Azealia Banks, Cardi B and Why Respectability Politics Need to be Retired

Cardi B is from the Bronx

Photo: Wikimedia Commons/Frank Schwichtenberg

Photo: Wikimedia Commons/Frank Schwichtenberg

Cardi B is from the Bronx. She’s half Afro-Dominican and half Trinidadian and she’s always been proud to be both black and from the hood, which is why it was especially upsetting when Azealia Banks tried to put her down during an appearance on the popular radio program “The Breakfast Club”—and even went as far as referring to Cardi as a “caricature of a black woman.” 

Banks started off talking about her music career and even Kanye West—next thing you know she’s going in on fellow rapper Cardi B and said some pretty effed up things. Not only did she refer to her as an “illiterate untalented rat” but she also criticized Cardi’s identity.

I feel like the conversation surrounding black women’s culture maybe two years ago was reaching an all-time high. We were really discussing our power amongst ourselves. Beyoncé came out with Lemonade and there was just this really intelligent conversation going on nationally. And then there was just like Cardi B. I’m just talking about this caricature of black women, that black women themselves would never be able to get away with. Like if if my spelling and grammar were that bad… I’d be cancelled. If Nicki Minaj spelled like that, we’d be ragging on her all day.”

There are a lot of problematic things about this. For starters, Cardi B is a black Latina and because of it, some folks seem to have an issue understanding her racial identity and the validity of her blackness.

When my father taught me about Caribbean countries, he told me that these Europeans took over our lands. That’s why we all speak different languages,” Cardi said in an interview for CR Fashion Book earlier this year. “I expect people to understand that just because we’re not African Americans, we are still Black. It’s still in our culture.”

The second problem with Banks’ comments are its issue of respectability politics. Banks knows that Cardi B is from the hood and the fact that she’s putting her down because of that says a lot not just of her as a person, but also regarding her feminist politics.

There’s been a lot of conversation surrounding Cardi B’s Bronx upbringing and her speech pretty much since she got famous. The way she verbally expresses herself irked a lot of folks—including people of color. But the truth of the matter is, judging Cardi for her speech, socio-economic upbringing, and her lack of education is incredibly problematic and in many ways classiest. It speaks a lot to intersectional feminism and the way we sometimes as women of color judge other WOC who lack the education or privileges we’ve received. The fact that she was able to rise to fame despite her lack of education and on her own terms, is something to respect. Cardi has never tried to be or portray someone she’s not and she reconfirmed that in her response to Banks’ cruel comments.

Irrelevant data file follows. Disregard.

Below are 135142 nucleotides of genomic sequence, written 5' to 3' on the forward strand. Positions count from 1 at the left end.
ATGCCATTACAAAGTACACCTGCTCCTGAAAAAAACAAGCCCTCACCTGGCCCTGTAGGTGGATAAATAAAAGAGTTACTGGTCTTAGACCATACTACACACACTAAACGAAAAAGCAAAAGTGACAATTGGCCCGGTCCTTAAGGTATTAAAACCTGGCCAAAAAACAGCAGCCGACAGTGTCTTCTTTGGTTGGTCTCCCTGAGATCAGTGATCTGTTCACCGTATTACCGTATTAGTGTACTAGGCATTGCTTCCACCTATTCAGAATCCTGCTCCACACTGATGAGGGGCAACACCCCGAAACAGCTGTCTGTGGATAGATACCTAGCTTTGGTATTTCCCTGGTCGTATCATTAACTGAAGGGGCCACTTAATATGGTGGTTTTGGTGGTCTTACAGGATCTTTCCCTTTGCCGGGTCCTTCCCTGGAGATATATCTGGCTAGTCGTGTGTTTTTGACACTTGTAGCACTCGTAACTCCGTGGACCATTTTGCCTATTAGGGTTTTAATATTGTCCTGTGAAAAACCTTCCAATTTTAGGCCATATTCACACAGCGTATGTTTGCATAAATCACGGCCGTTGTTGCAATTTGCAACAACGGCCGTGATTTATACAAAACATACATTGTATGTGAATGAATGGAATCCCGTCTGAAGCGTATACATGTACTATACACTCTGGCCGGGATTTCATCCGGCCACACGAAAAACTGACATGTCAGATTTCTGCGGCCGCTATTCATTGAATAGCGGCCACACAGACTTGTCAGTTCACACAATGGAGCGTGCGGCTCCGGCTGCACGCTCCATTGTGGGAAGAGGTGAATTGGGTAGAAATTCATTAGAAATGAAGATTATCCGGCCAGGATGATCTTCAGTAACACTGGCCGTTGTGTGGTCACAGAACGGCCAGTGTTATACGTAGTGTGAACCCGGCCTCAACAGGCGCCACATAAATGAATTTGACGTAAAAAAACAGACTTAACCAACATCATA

In her now deleted Instagram statement, Cardi writes:

I’m from the hood. I speak how I speak I am how I am. I did not choose to be famous people choose me! People followed me on Instagram and the people gave me a platform to introduce my talent. I never asked to be a example or a role model I don’t want to change my ways because I’m famous that’s why I just mind my business. This is coming from a woman that bleached her skin but want to advocate. GOODBYE. I’m not apologizing or kill myself because of who I am.”

She also went in on Banks’ comments regarding her being “illiterate.”

Banks comments clearly impacted Cardi because she has since deleted her Instagram account.

This whole situation has me thinking maybe it’s time we start having a bigger dialogue around class divides within communities of color. If we can’t as POC at least respect Cardi as an artist—as a human being—because of her socio-economic upbringing than we have a problem. Her speech and lack of education shouldn’t give anyone—including Banks—the right to cruelly criticize and bully her. As women of color we shouldn’t be using our privilege to look down on other women of color. We should be using our privilege to lift them up.

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